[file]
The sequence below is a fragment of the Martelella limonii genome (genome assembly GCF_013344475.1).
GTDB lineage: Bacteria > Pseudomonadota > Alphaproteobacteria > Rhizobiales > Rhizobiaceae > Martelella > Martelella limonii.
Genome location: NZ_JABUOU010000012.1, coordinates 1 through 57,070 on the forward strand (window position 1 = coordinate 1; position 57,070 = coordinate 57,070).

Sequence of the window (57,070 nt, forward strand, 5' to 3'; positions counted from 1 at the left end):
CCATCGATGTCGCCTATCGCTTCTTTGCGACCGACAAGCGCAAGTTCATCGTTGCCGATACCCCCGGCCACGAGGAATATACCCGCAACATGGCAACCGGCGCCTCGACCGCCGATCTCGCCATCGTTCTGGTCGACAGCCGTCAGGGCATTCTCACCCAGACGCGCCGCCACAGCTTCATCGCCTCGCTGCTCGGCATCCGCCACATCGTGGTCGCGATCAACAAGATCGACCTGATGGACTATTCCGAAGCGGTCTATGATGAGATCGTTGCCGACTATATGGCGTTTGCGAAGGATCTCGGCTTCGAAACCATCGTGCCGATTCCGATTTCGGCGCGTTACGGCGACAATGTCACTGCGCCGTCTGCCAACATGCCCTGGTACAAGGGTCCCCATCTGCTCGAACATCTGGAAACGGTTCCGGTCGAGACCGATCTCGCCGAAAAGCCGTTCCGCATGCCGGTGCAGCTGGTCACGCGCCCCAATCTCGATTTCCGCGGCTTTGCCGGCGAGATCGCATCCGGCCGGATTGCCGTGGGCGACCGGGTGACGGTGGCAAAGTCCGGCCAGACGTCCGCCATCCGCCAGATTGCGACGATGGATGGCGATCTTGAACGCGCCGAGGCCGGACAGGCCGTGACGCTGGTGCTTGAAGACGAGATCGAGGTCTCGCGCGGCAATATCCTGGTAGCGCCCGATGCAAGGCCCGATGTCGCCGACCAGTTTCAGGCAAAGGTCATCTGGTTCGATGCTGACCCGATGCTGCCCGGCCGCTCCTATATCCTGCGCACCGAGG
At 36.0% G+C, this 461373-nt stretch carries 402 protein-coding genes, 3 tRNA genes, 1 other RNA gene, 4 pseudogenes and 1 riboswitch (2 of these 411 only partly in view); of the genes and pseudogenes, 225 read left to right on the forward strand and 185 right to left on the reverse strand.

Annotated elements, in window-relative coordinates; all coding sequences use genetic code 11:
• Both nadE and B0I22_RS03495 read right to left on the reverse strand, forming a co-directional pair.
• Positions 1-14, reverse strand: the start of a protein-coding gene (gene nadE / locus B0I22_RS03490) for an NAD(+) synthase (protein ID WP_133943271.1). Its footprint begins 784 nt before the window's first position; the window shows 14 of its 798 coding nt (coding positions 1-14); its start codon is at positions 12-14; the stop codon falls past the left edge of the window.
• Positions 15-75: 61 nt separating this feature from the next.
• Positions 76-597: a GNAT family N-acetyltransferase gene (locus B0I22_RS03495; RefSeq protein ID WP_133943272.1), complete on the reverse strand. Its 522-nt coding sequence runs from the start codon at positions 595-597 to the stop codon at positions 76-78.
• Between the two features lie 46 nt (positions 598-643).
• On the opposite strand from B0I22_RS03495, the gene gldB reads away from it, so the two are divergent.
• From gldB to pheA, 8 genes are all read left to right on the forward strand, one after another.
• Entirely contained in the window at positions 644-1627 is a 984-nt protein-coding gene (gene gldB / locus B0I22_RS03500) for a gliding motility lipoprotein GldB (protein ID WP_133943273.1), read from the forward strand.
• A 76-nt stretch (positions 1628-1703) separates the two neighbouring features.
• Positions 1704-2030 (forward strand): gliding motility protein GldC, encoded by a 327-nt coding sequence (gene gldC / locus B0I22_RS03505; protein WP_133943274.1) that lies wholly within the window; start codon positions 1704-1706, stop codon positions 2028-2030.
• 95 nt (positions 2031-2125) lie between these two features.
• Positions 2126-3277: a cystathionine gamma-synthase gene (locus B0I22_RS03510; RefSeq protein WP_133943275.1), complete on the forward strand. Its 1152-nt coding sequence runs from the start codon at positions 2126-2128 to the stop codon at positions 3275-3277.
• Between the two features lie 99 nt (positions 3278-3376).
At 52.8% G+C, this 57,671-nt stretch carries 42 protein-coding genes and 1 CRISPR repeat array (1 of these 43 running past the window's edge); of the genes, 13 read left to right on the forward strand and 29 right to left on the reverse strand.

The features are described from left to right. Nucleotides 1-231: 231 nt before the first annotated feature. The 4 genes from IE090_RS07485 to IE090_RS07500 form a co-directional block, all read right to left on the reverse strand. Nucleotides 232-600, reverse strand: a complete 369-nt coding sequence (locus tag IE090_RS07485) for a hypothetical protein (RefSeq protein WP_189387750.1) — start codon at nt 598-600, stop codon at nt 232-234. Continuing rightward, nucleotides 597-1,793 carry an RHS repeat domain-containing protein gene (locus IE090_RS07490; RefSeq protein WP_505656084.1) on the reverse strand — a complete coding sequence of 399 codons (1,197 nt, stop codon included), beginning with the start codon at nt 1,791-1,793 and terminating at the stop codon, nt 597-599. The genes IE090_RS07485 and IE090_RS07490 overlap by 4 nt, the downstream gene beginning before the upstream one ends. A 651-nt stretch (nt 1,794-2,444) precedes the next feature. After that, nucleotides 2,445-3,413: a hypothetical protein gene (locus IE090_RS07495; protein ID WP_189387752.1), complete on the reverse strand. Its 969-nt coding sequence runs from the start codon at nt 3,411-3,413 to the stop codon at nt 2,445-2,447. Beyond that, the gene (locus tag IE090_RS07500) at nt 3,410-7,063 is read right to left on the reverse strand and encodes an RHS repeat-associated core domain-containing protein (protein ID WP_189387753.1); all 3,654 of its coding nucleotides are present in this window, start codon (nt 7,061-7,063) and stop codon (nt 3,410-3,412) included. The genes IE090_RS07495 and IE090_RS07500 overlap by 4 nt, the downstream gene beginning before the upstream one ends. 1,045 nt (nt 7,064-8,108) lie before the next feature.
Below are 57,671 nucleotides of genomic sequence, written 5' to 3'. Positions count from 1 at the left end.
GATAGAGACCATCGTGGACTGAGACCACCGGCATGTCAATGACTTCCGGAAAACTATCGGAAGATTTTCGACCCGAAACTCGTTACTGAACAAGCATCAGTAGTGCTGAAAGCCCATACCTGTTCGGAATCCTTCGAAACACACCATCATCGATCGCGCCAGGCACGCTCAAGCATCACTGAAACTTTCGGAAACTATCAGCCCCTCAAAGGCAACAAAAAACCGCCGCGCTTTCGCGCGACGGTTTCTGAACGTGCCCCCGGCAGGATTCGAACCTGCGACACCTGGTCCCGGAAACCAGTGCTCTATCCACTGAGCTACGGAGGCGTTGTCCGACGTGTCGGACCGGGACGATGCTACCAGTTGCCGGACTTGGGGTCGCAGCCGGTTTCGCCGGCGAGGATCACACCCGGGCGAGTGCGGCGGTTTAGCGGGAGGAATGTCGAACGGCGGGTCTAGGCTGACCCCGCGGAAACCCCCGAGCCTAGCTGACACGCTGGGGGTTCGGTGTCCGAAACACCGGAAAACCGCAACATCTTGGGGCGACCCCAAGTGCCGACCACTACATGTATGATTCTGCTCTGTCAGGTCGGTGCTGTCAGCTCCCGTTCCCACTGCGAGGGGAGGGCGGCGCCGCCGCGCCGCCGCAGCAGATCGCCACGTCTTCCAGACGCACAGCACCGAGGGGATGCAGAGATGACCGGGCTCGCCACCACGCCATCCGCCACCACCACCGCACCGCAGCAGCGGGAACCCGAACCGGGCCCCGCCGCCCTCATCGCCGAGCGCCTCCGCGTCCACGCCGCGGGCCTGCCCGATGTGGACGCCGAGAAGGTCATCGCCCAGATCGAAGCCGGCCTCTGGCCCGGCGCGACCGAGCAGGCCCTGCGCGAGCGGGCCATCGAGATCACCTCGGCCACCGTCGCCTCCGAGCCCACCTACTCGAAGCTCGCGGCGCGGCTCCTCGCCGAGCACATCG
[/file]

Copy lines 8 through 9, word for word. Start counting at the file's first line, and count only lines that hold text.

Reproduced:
• Both nadE and B0I22_RS03495 read right to left on the reverse strand, forming a co-directional pair.
• Positions 1-14, reverse strand: the start of a protein-coding gene (gene nadE / locus B0I22_RS03490) for an NAD(+) synthase (protein ID WP_133943271.1). Its footprint begins 784 nt before the window's first position; the window shows 14 of its 798 coding nt (coding positions 1-14); its start codon is at positions 12-14; the stop codon falls past the left edge of the window.